My education goals

My educational goals are divided into two categories, though they support each other in critical ways. The first is for the temporal security of my family, the second is for the enrichment of my understanding and enjoyment.
My short-term goals involve getting certified in Drafting so that I may obtain employment somewhere that will permit me to earn enough money to continue living and studying independently. I decided on Drafting because such knowledge and experience will bring me much closer to my next educational goal to become an engineer. Also, I may explore the various branches of the Engineering field while I study Drafting, and this without the distractions and demands of the typical university curriculum and campus life, which one normally must go through to reach such academic exposure. The school I plan on attending is connected to a nearby university so that a certificate at this school translates into 30 credits toward an associate degree. This plan will put me closer to my goal of becoming an engineer, while, not only saving money, but also providing a source of income.
As I work to enhance my employment opportunities I intend to busy myself in developing my skills and interests such as creative writing, languages, political science, music, and sports.
With grants and scholarships I could better my situation instead of working full-time just to maintain the status quo. I do not seek more than a supplement for my limited resources

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Concentration

I sat down on the couch, placed my textbook down on the coffee table. The evening was quiet except for the crackle of the fake fire and the tunes from my laptop. In the soft lighting I rested my body and worked my mind ’til drowsiness caught hold of me. It would have been easy to lay back and nod off into the blissful quiet, but the sudden ring of the phone hurt the atmosphere and raised my stress level a few noticeable notches. Answering the phone was at the bottom of my to do list, but after all, the squeaky wheel gets the grease. So I heaved myself up and grabbed the offending piece. I briefly contemplated whether throwing it would cost more exertion than answering it.
“hello?” I said, my voice automatically going an octave lower.
“Hello. Is Garret around?” it was a female voice, sweet as a peach.
“Sorry he’s not here right now, can I give him a message?” I dropped another octave.
“Is this his father?” said the peach.
“Uh, no. I’m his room mate. He is at the orientation deal on campus. I could have him call you back when he gets here. What’s your number?” I searched frantically for a pen.
“OK, well I might just see him at the activities then. Thanks, bye.” And with that she was gone.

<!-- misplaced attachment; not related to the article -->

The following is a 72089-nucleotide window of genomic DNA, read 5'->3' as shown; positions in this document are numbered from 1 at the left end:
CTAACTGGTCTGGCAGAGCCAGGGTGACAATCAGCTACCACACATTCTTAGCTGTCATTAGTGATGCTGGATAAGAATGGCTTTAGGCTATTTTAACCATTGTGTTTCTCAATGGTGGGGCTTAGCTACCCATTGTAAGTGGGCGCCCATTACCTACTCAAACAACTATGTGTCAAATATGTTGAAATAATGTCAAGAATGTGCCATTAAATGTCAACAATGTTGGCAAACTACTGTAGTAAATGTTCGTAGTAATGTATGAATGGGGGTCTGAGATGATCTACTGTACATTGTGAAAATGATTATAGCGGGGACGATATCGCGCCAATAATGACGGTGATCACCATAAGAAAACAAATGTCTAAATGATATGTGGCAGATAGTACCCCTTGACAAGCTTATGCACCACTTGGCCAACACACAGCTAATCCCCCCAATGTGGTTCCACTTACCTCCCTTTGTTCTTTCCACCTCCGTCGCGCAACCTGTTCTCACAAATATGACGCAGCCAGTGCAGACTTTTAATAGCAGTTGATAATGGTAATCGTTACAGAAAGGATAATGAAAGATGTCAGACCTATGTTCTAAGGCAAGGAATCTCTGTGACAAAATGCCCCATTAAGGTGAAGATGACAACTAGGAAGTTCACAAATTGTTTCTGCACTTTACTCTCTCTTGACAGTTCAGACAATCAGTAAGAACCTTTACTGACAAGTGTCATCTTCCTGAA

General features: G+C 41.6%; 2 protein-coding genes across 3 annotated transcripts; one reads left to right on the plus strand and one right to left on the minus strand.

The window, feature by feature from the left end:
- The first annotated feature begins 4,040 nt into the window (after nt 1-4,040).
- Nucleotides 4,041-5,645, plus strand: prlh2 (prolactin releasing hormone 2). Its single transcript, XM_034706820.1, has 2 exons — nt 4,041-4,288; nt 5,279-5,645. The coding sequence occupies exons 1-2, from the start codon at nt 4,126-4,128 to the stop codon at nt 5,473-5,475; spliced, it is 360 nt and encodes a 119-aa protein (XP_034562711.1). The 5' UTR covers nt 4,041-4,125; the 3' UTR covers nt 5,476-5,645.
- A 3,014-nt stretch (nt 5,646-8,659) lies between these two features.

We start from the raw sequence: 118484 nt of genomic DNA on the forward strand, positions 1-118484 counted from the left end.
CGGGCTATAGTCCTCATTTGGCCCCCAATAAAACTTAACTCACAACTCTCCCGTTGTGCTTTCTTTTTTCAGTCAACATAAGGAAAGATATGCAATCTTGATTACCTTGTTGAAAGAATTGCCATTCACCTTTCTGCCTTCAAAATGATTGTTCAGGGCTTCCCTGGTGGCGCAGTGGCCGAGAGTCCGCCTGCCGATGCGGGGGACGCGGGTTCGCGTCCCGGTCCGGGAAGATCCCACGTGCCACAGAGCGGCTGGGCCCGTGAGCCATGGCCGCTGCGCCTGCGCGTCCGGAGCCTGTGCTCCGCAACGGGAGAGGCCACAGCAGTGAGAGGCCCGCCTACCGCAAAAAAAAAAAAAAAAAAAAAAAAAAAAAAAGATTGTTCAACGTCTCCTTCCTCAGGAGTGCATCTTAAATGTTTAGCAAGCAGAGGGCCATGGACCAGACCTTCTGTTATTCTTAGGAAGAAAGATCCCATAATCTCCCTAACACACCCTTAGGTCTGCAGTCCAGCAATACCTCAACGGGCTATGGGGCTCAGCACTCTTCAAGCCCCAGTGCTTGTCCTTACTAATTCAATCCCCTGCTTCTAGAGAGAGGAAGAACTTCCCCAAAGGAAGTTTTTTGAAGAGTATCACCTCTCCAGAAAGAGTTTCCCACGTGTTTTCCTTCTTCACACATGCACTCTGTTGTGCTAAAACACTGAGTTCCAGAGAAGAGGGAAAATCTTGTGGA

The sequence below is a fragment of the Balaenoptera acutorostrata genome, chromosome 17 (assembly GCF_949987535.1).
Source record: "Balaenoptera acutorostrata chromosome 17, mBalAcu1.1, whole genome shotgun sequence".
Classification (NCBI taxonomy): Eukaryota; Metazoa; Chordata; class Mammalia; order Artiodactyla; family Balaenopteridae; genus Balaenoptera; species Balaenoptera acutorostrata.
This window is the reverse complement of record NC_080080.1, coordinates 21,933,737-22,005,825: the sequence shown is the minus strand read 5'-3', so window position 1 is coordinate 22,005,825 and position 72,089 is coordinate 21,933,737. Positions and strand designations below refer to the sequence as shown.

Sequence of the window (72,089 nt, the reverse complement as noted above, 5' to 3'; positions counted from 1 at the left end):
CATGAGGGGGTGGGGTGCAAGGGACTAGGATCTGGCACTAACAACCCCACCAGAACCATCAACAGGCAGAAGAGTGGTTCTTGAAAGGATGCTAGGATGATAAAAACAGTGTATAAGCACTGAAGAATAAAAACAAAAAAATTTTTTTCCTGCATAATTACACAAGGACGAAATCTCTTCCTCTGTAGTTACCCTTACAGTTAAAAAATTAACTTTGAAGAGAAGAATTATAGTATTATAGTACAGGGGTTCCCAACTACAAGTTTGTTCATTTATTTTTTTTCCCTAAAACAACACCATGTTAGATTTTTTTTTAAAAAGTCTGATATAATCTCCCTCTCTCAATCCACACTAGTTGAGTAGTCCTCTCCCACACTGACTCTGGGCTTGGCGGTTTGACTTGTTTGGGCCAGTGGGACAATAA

“Uh, goodbye…” I said. I still had the phone up to my ear as my mind caught up with the times. The indicators added up to about twenty-one years of brunette and one of blond. I was wishing she would have left a number.
Back on the couch I divided my attention between the dulcet voice and my impending exam.

Categories: Fictional Stories | 3 Comments

All Alone in the Dark

I was going to meet with the scouts up the sheep lane past the cabin. I took the 4 wheeler. I started it not knowing it was in reverse, but with lightning reflexes I was able to dislodge the throttle well before I got to the trees. After that the journey was uneventful up until I got past the cabin and was feeling like I was getting pretty close. Then it died. A thorough going over couldn’t find anything wrong but the fact that it wouldn’t start. After thinking it over I decided it a good idea to strike out afoot. I remembered that one of the scouts is good with mechanics. It was a nice afternoon and I enjoyed the walk, the scenery and the air (though slightly smoky from the wild fires down in Utah). I passed a sheep camp, a dry riverbed, a cattle guard. Then I saw headlights up ahead. I wasn’t sure how a stranger would take finding a man such as I wandering up the sheep lane on foot, nor was I in the mood to deal with them. So I hid myself in the trees just off the side. As they passed I heard the one driving, a woman who seemed to be doing all the talking. I over heard something about a “huge herd of elk”, and then they were gone. I simply stepped out and continued trudging. I was starting to wonder where the scouts could be when my phone rang. It was Dad informing me that a fire had started up on the mountain and that I’d better get out of there pronto. I told him that if that was the case then I was in a predicament.

I also learned that the scouts were a bit farther than I’d expected. All I could do was hike on back to the vehicle and do I know not what. I couldn’t help but wonder how ablaze the sunset looked as I back tracked. I decided to run. I fell only once in the dimming light, but had so much momentum that I just rolled and righted myself and kept running as though nothing had happened, which I thought extraordinarily graceful to have happened in the river bed.